Information for members of the public who have performed CPR

If you have given CPR to someone in cardiac arrest, it can be an upsetting event that can leave you with a lot of questions and concerns.

We have teamed up with the Resuscitation Council UK to provide you with some information about what to expect after performing CPR, common emotions and where to seek advice and support.

Thank you
Firstly, thank you for stepping in and performing CPR and/or using a defibrillator. By performing CPR, you have given the patient the best prospect of survival by providing the ambulance crew with a fighting chance of achieving success with their life-saving efforts once they arrive on scene.

Sometimes, in the pace of the situation and the urgency to get to hospital, ambulance crews don’t get the time to properly thank individuals for stepping in and performing CPR or answering any questions you may have.

It is not unusual, once the ambulance has left scene, for the bystander who performed CPR to hear nothing further about the patient’s outcome. However, despite your best efforts, the outcome is often not what we would have hoped; this is due to the severity of illnesses that lead to cardiac arrest.

Unfortunately, this uncertainty about the outcome often leaves bystanders wondering if they performed CPR correctly or worried they may have done something wrong. It is normal to experience these feelings.

What you might feel
Following these incidents, bystanders have reported feeling:

  • shocked and terrified
  • emotional
  • tired
  • confused
  • needing to isolate
  • anxiety or suffering from ‘flashbacks’
  • alone
  • self-doubt or uncertainty
  • like blaming themselves.

Sometimes these incidents can also cause:

  • insomnia or nightmares
  • difficulty concentrating.

The process of getting ‘back to normal’ is different for everyone. Be kind to yourself and look after yourself afterwards. If the emotions detailed above don’t go away or get worse it is important you make an appointment to see your GP.

What happens after you have performed CPR?
Currently the survival rate for people who have an out-of-hospital cardiac arrest is just less than 10%.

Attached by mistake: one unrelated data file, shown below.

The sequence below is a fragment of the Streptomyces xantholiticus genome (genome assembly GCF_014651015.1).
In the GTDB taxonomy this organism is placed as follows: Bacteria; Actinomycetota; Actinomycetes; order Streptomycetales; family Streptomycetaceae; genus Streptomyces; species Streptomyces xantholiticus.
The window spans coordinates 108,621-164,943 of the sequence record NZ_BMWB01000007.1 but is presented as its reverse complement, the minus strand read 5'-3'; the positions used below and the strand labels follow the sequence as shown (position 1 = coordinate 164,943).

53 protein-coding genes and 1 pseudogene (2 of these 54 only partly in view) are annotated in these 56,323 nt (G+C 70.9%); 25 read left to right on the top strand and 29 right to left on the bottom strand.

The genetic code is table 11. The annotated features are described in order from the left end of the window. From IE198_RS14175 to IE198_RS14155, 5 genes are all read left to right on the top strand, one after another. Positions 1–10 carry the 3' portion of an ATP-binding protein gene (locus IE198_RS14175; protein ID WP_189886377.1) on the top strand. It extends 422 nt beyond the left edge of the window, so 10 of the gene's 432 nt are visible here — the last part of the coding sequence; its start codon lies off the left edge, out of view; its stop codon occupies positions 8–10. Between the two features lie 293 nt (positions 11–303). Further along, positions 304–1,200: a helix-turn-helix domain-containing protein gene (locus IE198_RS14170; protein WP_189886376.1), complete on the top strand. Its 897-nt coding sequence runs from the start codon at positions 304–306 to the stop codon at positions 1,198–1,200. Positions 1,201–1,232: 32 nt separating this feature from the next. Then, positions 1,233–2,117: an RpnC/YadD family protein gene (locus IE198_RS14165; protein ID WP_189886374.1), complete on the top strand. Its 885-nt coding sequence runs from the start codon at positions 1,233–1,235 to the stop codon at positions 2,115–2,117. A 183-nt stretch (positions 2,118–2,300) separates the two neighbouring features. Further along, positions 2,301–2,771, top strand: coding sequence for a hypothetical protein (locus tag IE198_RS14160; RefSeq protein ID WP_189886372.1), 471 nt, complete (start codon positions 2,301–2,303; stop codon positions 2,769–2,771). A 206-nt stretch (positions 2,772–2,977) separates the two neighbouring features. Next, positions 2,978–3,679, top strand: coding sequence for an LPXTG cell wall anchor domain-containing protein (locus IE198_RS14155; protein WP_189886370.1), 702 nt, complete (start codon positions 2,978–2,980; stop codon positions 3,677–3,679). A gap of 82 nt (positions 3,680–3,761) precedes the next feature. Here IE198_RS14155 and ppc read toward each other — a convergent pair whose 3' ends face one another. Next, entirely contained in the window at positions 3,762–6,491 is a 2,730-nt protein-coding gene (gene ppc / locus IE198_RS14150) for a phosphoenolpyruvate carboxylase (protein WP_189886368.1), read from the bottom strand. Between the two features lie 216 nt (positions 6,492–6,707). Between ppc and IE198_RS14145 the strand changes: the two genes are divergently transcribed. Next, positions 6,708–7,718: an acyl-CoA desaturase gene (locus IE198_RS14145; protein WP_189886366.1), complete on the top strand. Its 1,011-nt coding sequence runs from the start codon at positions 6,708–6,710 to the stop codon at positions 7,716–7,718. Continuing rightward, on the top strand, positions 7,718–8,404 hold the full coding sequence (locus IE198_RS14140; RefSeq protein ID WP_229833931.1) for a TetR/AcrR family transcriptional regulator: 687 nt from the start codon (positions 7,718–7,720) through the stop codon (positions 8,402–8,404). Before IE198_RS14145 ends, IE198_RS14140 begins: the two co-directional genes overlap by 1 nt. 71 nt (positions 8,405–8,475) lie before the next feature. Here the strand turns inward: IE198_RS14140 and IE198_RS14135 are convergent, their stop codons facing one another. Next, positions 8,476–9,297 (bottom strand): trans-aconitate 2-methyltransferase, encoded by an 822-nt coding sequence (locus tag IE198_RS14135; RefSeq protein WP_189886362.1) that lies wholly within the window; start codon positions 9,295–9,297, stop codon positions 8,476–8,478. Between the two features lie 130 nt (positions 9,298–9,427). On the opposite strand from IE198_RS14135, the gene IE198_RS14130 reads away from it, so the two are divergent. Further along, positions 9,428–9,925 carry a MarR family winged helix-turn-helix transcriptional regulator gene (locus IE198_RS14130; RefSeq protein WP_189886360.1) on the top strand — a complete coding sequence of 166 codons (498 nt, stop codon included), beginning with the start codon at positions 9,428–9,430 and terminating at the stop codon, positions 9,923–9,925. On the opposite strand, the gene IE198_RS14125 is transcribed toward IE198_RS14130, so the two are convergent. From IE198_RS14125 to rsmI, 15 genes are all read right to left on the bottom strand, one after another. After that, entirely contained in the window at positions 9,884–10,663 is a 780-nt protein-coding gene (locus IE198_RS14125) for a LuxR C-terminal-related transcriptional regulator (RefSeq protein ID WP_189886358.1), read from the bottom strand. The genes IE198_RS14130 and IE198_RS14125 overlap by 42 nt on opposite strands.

By calling 999 and giving CPR you are doubling their chance of survival by helping to restore blood flow to the brain and other vital organs. Without CPR, the patient will die within minutes.

The success of CPR is dependent on many factors including:

  • the underlying cause of the cardiac arrest
  • the type of cardiac arrest rhythm (not all rhythms can be shocked with a defibrillator)
  • the length of time before CPR started
  • the length of time before advanced care arrived on scene.

Those who do survive are often critically unwell and are likely to need some treatment in intensive care or a coronary care unit. With good CPR and prompt defibrillation, many patients can make an excellent recovery.

Where can I get more information?

  • British Heart Foundation has support for those who have given CPR, including the opportunity to speak to a cardiac nurse by calling its Heart Helpline on 0300 330 3311.
  • Sudden Cardiac Arrest UK offers information on cardiac arrest and its after effects, primarily targeted at survivors and their families but is useful for understanding the impact of a resuscitation attempt. 
  • Chain of Survival UK is a community for those who have participated in or witnessed a resuscitation. 

Where can I get psychological help?

This information is also available in leaflet form by clicking on the image below.